OT: 2 off-topic requests for book ideas
minnow at belfry.org.uk
minnow at belfry.org.uk
Tue Sep 21 12:21:39 EDT 2004
I vaguely suggested
>> Is the 1964 classic case of self-injury to cope with (or as a result of) a
>> mental crisis, *I Never Promised You A Rose Garden* by Hannah Green, within
>> the YA scope (on account of being about a 16-year-old)? That's assuming
>> it's still possible to get hold of it; last time I know it was in print was
>> in 1978 when I think they made a film of it.
and the Knowledge Pika replied
>I wouldn't recommend it, myself; I read it at 16, and because it ends
>with the traditional mid 20th century belief that those with mental
>illness will never have normal love relationships, as well as other mid
>20th century beliefs about mental illness, it could be very damaging...
She has survived, she has come through, she has begun to understand what
was going on, and she isn't going to give up, even though the end isn't a
I didn't read it as "she will never" at all, any part of it. It was a "she
hasn't *yet*", mostly, for me. Let's face it, "normal love relationships"
hasn't happened (if by that you mean boy-and-girl) mostly because she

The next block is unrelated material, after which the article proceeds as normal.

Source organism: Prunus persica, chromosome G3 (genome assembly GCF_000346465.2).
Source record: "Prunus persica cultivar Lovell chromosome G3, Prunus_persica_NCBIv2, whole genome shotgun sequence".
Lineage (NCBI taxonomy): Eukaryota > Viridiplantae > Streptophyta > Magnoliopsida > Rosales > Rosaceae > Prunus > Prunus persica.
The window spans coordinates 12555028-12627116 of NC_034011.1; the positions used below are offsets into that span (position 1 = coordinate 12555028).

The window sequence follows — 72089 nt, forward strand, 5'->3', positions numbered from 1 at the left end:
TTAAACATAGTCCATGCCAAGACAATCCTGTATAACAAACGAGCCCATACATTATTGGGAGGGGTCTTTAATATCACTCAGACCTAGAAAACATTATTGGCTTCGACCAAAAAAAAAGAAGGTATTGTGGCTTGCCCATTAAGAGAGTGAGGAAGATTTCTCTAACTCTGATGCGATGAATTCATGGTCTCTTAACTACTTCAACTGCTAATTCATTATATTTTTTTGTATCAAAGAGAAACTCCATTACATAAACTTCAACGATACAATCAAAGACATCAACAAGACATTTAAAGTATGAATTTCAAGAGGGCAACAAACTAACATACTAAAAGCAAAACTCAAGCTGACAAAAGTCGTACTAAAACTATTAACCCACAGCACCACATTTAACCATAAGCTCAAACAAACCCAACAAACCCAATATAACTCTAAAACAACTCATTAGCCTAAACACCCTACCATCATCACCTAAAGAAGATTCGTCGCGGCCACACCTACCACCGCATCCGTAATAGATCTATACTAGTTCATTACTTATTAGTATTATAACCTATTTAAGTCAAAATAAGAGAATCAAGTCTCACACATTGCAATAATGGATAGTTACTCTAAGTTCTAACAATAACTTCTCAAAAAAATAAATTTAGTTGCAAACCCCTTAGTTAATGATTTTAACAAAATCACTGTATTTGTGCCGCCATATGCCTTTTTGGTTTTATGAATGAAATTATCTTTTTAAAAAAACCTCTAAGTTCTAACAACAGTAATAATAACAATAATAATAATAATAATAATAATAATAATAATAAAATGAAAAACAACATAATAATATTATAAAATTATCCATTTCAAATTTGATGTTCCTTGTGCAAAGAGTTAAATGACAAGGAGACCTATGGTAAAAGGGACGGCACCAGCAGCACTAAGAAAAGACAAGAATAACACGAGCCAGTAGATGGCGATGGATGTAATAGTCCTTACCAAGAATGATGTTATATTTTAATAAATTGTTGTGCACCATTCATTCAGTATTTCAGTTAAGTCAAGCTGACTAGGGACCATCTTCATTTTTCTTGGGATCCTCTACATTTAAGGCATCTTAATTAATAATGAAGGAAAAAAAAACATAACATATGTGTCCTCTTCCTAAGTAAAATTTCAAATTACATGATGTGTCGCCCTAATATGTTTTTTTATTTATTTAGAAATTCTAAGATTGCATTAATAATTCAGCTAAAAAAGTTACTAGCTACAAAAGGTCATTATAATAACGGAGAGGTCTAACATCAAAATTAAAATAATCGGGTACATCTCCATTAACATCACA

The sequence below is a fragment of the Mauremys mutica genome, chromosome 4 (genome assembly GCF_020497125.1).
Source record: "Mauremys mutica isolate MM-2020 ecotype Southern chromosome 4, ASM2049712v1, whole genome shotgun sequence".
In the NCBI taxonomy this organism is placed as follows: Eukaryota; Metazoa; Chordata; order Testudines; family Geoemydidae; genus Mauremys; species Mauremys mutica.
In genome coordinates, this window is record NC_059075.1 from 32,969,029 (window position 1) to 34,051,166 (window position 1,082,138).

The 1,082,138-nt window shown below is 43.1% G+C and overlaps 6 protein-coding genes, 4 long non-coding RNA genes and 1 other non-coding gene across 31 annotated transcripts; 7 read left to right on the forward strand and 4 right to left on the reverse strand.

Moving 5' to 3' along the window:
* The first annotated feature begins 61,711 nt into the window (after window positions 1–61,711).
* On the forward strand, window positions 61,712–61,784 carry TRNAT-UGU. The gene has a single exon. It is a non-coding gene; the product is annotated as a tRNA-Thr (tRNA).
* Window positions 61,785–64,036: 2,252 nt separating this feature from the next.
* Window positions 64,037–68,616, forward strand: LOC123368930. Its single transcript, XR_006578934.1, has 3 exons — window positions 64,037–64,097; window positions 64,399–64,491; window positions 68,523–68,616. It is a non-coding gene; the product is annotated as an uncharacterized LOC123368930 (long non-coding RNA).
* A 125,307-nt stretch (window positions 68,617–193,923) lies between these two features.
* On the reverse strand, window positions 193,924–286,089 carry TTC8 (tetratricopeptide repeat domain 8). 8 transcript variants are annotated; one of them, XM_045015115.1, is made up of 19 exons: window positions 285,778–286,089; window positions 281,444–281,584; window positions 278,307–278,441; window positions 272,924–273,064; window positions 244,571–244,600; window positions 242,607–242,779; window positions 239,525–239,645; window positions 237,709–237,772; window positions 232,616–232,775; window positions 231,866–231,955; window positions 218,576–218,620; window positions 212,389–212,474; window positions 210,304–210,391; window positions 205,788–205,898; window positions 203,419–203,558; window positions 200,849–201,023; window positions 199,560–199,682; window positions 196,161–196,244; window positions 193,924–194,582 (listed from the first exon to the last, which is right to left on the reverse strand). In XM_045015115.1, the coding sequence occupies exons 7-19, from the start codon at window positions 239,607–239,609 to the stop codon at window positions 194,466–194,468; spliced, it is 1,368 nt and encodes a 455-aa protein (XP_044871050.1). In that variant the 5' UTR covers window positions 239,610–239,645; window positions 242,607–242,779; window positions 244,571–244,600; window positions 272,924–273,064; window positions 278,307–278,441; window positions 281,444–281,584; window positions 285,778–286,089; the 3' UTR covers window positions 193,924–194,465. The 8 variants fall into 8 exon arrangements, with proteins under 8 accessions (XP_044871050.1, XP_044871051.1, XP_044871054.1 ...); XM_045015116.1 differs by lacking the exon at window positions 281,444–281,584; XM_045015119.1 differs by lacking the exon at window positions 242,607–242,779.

hasn't actually known anyone male apart from the doctors and nurses, for
years, and they obviously aren't about to have a relationship with a
patient -- ethics and all that. But she has allowed herself to admit that
she loves her parents, and her sister; isn't that a start? When she gets
whatever the qualification is, near the end, that means she could go to
college, she rings her parents to share the news, and is glad to give them
that achievement; doesn't that count for something? The way I read it,
much of the problem was now not *her*, but that the townspeople knew that
she lived in the Scary Place For Nutters, and so rejected her; if she moved
somewhere where she didn't have that stigma round her neck, she might well
end up managing very well and still being herself -- which was what the
object of the whole exercise was, wasn't it, that she should be herself?
I read it at fifteen, and I think I'm more glad than sorry I did. I used
sometimes to come to at midday in my boarding school, having simply stayed
inside the dream I had chosen for myself for the night before (I always
could choose where I would go in my sleep) and not bothered to wake up, but
I always seemed to have been doing the right classes and making the right
noises whilst I was somewhere else, and made my bed and had breakfast and
so on. That book quite possibly saved me an awful lot of grief a bit later
on, because it showed me some of the risks that I might be running if I got
too good at what I had taught myself how to do as an escape from the
So it could be whatever the opposite of very damaging is, as well.
(Memo to self, find out who I lent my copy to and see if they still have
it, maybe it's time for me to re-read it and see how it now stacks up.)
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